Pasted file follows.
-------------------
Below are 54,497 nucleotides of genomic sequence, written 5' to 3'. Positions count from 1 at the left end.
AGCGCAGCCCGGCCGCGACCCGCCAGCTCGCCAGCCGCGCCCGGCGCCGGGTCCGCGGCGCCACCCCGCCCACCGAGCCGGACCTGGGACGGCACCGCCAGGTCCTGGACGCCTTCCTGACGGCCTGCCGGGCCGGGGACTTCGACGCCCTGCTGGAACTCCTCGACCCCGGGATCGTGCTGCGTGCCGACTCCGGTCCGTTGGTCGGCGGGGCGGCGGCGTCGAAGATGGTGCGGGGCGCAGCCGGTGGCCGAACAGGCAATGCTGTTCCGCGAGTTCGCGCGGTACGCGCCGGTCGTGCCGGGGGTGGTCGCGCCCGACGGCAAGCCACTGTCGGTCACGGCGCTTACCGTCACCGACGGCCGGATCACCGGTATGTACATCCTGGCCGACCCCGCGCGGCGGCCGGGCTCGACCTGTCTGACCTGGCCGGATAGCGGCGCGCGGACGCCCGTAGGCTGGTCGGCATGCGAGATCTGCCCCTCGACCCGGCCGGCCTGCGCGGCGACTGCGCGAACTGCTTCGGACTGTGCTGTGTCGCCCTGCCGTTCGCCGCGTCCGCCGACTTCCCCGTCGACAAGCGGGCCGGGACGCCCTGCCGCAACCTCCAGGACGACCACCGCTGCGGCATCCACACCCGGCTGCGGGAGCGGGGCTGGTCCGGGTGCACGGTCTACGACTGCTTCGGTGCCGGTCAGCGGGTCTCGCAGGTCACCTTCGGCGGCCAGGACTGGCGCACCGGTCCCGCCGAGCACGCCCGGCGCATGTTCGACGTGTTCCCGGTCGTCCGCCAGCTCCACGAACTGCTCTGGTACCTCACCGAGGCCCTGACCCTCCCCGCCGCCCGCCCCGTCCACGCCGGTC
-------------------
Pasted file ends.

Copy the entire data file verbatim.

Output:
Below are 54,497 nucleotides of genomic sequence, written 5' to 3'. Positions count from 1 at the left end.
AGCGCAGCCCGGCCGCGACCCGCCAGCTCGCCAGCCGCGCCCGGCGCCGGGTCCGCGGCGCCACCCCGCCCACCGAGCCGGACCTGGGACGGCACCGCCAGGTCCTGGACGCCTTCCTGACGGCCTGCCGGGCCGGGGACTTCGACGCCCTGCTGGAACTCCTCGACCCCGGGATCGTGCTGCGTGCCGACTCCGGTCCGTTGGTCGGCGGGGCGGCGGCGTCGAAGATGGTGCGGGGCGCAGCCGGTGGCCGAACAGGCAATGCTGTTCCGCGAGTTCGCGCGGTACGCGCCGGTCGTGCCGGGGGTGGTCGCGCCCGACGGCAAGCCACTGTCGGTCACGGCGCTTACCGTCACCGACGGCCGGATCACCGGTATGTACATCCTGGCCGACCCCGCGCGGCGGCCGGGCTCGACCTGTCTGACCTGGCCGGATAGCGGCGCGCGGACGCCCGTAGGCTGGTCGGCATGCGAGATCTGCCCCTCGACCCGGCCGGCCTGCGCGGCGACTGCGCGAACTGCTTCGGACTGTGCTGTGTCGCCCTGCCGTTCGCCGCGTCCGCCGACTTCCCCGTCGACAAGCGGGCCGGGACGCCCTGCCGCAACCTCCAGGACGACCACCGCTGCGGCATCCACACCCGGCTGCGGGAGCGGGGCTGGTCCGGGTGCACGGTCTACGACTGCTTCGGTGCCGGTCAGCGGGTCTCGCAGGTCACCTTCGGCGGCCAGGACTGGCGCACCGGTCCCGCCGAGCACGCCCGGCGCATGTTCGACGTGTTCCCGGTCGTCCGCCAGCTCCACGAACTGCTCTGGTACCTCACCGAGGCCCTGACCCTCCCCGCCGCCCGCCCCGTCCACGCCGGTC